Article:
It’s true: skin cancer affects more people in the United States than any other type of cancer. Being diagnosed with skin cancer can be incredibly scary, but what’s even worse is not catching the skin cancer early. When skin cancer goes undetected, it can quickly spread to vital organs and become fatal. This Skin Cancer Awareness Month, choose early detection through receiving a mole evaluation.
The vast majority of skin cancers are caused by exposure to ultraviolet (or UV) light. This exposure can happen through UV rays from the sun or from artificial sources like tanning beds and booths. Essentially, overexposure damages the skin's DNA to the point that it can no longer regulate or control skin cell growth. Sometimes, this results in cancer.
Every time you expose yourself to UV light, you’re putting yourself at risk of developing types of skin cancer like basal cell carcinoma (BCC), squamous cell carcinoma (SCC), or melanoma. Wearing sunscreen with SPF 50 or higher daily, and especially when you go outside, is critical to skin cancer prevention.
While one in five Americans will develop some type of skin cancer over the course of their lifetimes, most will recover completely with no lasting damage. However, treatment and recovery are only possible through early detection. When left undetected and untreated, skin cancer can rapidly spread and result in death.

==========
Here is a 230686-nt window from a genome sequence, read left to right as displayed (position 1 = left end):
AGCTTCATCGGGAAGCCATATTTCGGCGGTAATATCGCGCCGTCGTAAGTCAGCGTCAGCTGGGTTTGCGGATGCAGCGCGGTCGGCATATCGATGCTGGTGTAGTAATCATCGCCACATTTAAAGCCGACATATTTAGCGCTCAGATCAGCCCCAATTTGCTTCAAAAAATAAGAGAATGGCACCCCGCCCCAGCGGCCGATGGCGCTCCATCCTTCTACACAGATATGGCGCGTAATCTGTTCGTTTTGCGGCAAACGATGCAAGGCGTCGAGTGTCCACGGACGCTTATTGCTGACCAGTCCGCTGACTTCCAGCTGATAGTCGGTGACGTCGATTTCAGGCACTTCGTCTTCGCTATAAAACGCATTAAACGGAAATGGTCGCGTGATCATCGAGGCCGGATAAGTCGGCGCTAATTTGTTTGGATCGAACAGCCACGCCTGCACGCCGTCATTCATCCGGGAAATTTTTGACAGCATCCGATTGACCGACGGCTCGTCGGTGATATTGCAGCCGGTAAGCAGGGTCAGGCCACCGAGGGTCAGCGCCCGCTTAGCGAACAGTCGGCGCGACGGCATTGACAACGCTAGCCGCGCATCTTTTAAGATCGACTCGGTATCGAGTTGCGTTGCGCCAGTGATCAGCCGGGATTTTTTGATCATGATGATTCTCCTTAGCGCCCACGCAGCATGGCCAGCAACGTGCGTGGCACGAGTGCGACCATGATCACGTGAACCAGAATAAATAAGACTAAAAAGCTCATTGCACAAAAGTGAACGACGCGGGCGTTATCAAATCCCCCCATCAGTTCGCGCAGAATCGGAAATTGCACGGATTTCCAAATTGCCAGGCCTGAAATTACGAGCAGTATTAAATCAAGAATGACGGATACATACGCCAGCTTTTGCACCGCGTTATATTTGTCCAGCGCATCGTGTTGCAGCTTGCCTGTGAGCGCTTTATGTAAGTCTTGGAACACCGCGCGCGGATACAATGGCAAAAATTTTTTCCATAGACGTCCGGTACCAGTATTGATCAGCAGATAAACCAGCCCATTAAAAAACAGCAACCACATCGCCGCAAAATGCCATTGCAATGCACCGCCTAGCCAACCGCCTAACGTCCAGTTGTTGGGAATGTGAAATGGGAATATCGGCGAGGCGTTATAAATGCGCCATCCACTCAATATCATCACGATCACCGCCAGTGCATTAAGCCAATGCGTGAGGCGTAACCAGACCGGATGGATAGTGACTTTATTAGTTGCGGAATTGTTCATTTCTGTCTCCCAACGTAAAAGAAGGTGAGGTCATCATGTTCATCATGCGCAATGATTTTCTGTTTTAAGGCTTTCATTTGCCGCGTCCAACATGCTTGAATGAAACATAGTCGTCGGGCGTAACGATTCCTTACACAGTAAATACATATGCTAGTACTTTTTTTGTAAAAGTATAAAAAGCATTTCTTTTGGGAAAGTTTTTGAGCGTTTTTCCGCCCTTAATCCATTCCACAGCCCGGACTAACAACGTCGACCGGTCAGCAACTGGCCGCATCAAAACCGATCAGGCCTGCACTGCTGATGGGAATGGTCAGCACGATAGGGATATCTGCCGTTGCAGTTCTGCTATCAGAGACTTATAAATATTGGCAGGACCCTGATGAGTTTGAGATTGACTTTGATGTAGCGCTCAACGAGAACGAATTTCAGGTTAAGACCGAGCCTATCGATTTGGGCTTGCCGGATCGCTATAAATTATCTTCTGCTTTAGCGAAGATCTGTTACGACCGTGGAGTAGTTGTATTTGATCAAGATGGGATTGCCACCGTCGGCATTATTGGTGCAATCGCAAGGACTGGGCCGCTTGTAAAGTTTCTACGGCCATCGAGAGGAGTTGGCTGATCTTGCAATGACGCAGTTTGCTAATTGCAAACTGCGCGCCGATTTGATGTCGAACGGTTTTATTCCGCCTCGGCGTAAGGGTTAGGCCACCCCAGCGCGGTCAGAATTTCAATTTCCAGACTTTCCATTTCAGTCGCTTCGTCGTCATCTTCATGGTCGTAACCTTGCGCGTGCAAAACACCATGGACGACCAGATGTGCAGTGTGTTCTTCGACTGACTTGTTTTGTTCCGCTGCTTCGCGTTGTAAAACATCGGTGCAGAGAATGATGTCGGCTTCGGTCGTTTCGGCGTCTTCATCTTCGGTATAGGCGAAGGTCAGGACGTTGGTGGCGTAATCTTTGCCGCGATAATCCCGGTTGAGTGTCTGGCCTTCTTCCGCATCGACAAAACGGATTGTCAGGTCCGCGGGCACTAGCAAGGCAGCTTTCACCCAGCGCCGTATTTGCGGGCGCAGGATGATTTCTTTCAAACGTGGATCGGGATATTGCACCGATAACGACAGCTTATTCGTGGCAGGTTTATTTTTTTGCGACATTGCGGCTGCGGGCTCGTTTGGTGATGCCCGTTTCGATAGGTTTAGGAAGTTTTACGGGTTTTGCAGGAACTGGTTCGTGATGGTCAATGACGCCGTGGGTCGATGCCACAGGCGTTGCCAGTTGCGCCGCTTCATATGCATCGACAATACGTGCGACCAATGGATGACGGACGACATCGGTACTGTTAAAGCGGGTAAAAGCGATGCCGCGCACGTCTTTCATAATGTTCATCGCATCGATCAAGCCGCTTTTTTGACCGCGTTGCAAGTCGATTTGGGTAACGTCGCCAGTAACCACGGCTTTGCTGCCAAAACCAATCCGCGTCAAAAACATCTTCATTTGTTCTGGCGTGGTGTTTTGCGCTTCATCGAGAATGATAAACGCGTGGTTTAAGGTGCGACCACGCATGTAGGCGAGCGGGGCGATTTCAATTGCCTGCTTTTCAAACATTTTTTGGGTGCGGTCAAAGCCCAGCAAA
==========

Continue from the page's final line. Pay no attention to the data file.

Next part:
Moles -- medically known as nevi -- are skin growths that develop when pigment cells (or melanocytes) cluster together. Most moles are not related to skin cancer and are harmless. However, some moles can indicate early signs of skin cancer.
You can and should start by doing self-examinations of your body to check for moles. A common mole is usually around a quarter of an inch, roughly the size of a pencil eraser. It should be round or oval in shape and have a smooth surface with distinct edges. It should also be uniform in color.
By regularly checking your body for new moles and changes to existing moles, you can be made aware of early skin cancer symptoms. You can then make an appointment with your dermatologist if you notice any changes. It’s also worth noting that if you have over 50 common moles, you’re already at a high risk of developing skin cancers like melanoma. In this case, you should regularly receive professional mole evaluations.
Take note of the following characteristics of your moles when performing your self-checks, as this is what doctors look for during mole evaluations: color changes; size changes; shape, texture or height changes; dry or scaly surface; hard or lumpy to the touch; itching, bleeding or oozing.
If you notice any of these symptoms, get in to see your doctor as soon as possible. Note that these changes do not automatically mean skin cancer is present, but it’s important to get checked quickly. Regular mole evaluations and mole mapping with a dermatologist can help detect and stop the spread of skin cancer before it gets more serious.
If you’re in the greater New York City area and want to schedule a mole evaluation or seek treatment for melanoma skin cancer, contact Vanguard Dermatology today for an appointment with one of our doctors. Early detection could make all the difference!